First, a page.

Are we treating Information like Space Junk? A call to action!

When I was a kid, there were four iconic advertising campaigns. Jingles that just about everyone you knew could sing at a moment's notice. Today these ads are almost always the topic of a trivia question at your local pub. They were:-


  1. Aeroplane Jelly
  2. Vegemite
  3. Slip Slop Slap
  4. Do the right thing


The first 2 are staples of a child’s eating regime, and very Australian. The third is considered one of the most successful health advertising campaigns in Australian history. Slip on a shirt, Slop on some sunscreen and Slap on a hat has been joined more recently with Seek out the shade, but remains a tireless message to everyone that the sun down under is very dangerous to the skin.


The last campaign was Do the right thing; a litter campaign that ran through the 1980’s. Studies state that it reduced littering by over 70% since its inception. While a catchy jingle, it seems that this campaign hasn’t reached depths of space. Recent reports state that there are over 500,000 objects floating in orbit over a centimetre in size, most of which are travelling in excess of 30,000 km/h. Not so bad if everyone is travelling in the same direction, but collisions are likely to occur, and at that speed this can be very dangerous.


Believe it or not this got me to thinking about the Cloud.


Cloud technologies or services come in many different forms, and while I won’t profess to be an expert, I’ll admit to being an avid voyeur of its emergence. It's this voyeurism that has me thinking about the link between the strategies for Records Management and the strategy or more importantly lack of strategy for real Records Management in the Cloud.


Let me elaborate. At a typical HP TRIM customer today, we consider the effort and process of Records Management as a tool to help add value to the business or corporate knowledge that is contained in the information captured and managed. Not only do we get this intrinsic value, but for the most part we also get the very obvious value of Classification, Retention and  Disposition. Core structures of information management, which are not trivial to implement.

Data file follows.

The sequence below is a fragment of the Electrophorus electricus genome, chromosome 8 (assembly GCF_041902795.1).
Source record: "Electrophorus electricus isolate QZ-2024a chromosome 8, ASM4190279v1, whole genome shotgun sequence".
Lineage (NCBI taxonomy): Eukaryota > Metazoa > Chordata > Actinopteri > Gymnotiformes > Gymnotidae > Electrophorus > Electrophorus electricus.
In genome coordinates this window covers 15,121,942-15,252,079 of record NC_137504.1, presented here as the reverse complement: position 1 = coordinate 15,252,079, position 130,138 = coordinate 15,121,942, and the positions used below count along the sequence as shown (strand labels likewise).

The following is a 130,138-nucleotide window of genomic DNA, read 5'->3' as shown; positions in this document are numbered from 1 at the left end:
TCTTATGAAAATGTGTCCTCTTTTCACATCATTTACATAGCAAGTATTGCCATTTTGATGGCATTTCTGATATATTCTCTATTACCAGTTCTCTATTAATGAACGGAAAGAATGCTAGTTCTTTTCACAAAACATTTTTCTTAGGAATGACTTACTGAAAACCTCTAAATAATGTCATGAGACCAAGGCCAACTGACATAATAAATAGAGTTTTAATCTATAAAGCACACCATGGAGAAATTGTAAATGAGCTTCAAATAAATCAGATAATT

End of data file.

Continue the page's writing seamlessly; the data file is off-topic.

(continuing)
In the Cloud, the key concern still seems to be security. Security in the sense of data security. Make sure no one outside of my organisation can access my information. This is understandable, seeing as how the corporate memory in the form of emails, documents, contracts etc, are now easily posted to a Cloud storage platform. Not to make data security seem unimportant, but in a traditional Records Management implementation, the security of the data is a given, and the access to the data becomes much more scrutinised. The DoD 5015.2 Standard for Classified Records, doesn’t focus on the infrastructure security, nearly as much as it focuses on the ability of an organisation to manage its information in an appropriate way, including, security, access control, retention, disposition, classification and the list goes on.


So the question remains, with the IT world spinning towards lower cost Cloud infrastructures, why do we think that we can forget what we learned about Records Management. Just like space debris, do we need a call to action in the information management world, starting with the campaign slogan...


Do the Right Thing!



I’ve already got a great idea for a jingle....




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